Thats PGP ruined then...
Symantec has announced a surprise deal to buy both email and data encryption firms PGP Corporation and GuardianEdge Technologies for a combined total of $370m in cash. The security giant is paying $300m for PGP and $70m for GuardianEdge as part of deals announced on Thursday and expected to close in June. Both agreements are …
Gone are the days, then, where full-disc encryption operated silently and unobtrusively, in the background.
Now it is to be a Symantec product, it will kick in, every thirty minutes, generating random spikes of disc-activity and unnecessary network traffic; gradually consuming 90% of all system resources. Within a few years, the only machines capable of actually running full-disc encryption, will be the same Crays, that you'd need to force crack the system, anyway.
'Daniel 1' wrote: "Gone are the days, then, where full-disc encryption operated silently and unobtrusively, in the background."
Umm, you mean the way that TrueCrypt does on my Linux boxes and Pointsec does on Windows?
That out of the way, all I can say is:
PGP + Symantec = Fail. In fact, Symantec + anything = fail in my book. Thank the maker for OpenPGP.
>>As the IT security industry begins to recover from the credit crunch
Not a "credit crunch" at all. The standard Keynesian Bubble Bust applies.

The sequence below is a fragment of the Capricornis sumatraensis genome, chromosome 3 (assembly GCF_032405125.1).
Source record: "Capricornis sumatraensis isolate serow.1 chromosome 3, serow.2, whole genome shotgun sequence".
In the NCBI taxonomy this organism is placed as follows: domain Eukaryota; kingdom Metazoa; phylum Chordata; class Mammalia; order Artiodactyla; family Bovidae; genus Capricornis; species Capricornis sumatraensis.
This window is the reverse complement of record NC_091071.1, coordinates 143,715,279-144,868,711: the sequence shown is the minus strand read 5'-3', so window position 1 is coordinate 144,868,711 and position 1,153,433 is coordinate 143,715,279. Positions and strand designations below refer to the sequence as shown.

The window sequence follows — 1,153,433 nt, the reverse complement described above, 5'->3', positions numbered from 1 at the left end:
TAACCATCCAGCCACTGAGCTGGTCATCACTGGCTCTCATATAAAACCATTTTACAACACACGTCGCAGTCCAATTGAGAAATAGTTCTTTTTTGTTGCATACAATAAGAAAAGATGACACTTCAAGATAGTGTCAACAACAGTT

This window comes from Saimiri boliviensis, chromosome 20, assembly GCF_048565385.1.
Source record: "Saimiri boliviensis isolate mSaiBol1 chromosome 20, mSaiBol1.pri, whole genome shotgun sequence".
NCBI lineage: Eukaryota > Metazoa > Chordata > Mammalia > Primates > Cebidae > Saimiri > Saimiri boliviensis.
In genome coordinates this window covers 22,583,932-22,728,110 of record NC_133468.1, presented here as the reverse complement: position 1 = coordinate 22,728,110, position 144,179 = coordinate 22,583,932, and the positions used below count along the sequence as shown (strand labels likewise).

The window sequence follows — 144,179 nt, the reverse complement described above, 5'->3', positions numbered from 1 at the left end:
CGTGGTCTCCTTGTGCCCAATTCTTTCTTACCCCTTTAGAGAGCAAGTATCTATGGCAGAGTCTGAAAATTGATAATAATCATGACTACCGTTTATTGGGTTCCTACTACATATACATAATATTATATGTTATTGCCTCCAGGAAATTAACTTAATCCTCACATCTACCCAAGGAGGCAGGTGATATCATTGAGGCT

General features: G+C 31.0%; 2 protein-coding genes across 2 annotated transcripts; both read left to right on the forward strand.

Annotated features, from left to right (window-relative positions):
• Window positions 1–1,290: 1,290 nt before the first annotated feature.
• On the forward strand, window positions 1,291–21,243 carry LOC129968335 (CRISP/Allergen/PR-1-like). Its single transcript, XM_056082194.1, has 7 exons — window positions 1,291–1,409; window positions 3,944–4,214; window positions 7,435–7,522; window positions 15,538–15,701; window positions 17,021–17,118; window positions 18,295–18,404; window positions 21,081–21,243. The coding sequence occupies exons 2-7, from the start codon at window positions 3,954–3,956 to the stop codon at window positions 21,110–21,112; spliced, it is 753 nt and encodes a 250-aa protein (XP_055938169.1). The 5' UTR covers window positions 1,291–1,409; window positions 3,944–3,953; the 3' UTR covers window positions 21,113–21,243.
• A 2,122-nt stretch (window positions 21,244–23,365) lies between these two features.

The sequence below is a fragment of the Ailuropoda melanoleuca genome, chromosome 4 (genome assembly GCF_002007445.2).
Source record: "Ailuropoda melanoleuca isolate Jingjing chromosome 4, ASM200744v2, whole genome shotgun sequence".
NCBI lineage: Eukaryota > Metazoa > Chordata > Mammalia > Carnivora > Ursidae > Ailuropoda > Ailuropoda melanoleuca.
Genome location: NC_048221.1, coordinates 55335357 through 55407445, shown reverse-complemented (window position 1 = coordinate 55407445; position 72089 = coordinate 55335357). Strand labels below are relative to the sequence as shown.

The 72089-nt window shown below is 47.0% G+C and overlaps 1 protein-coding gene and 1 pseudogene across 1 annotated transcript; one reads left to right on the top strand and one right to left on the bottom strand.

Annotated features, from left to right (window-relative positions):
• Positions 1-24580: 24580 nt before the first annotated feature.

>> patterns from the dot-com bust and previous economic slowdowns are repeated
I hope not as that would mean an even bigger bust in 3-6 years time.
Having recently been forced to use PGP by an ITSecurity department from the dark ages all I can say is good luck to them and I hope they improve it.
PGP was the slowest, least reliable and most expensive encryption product of the four we tested prior to being forced to uses PGP as they were "a trusted name". We were going to use TrueCrypt but were told we couldn't because it was "open source".
The PGP consultant they then supplied was useless - they tried to charge us to install it, so that it was "installed properly".
I know some people don't like Symantec, but I'm surprised PGP are still in business.
Network Associates nearly killed it, Symantec might well kill it for sure.
I really hope they'll honor my "lifetime license", as I really don't need all those upgrades they're offering. And something tells me that I won't need them at all, as they will be bloatware.
You mean on Monday before they hosed a couple million PCs and their prices dropped like a stone? Isn't that worth at least a quick check of the current chart before writing into an article. I've been told thousands of times that Google is your friend for a quick check of facts like that.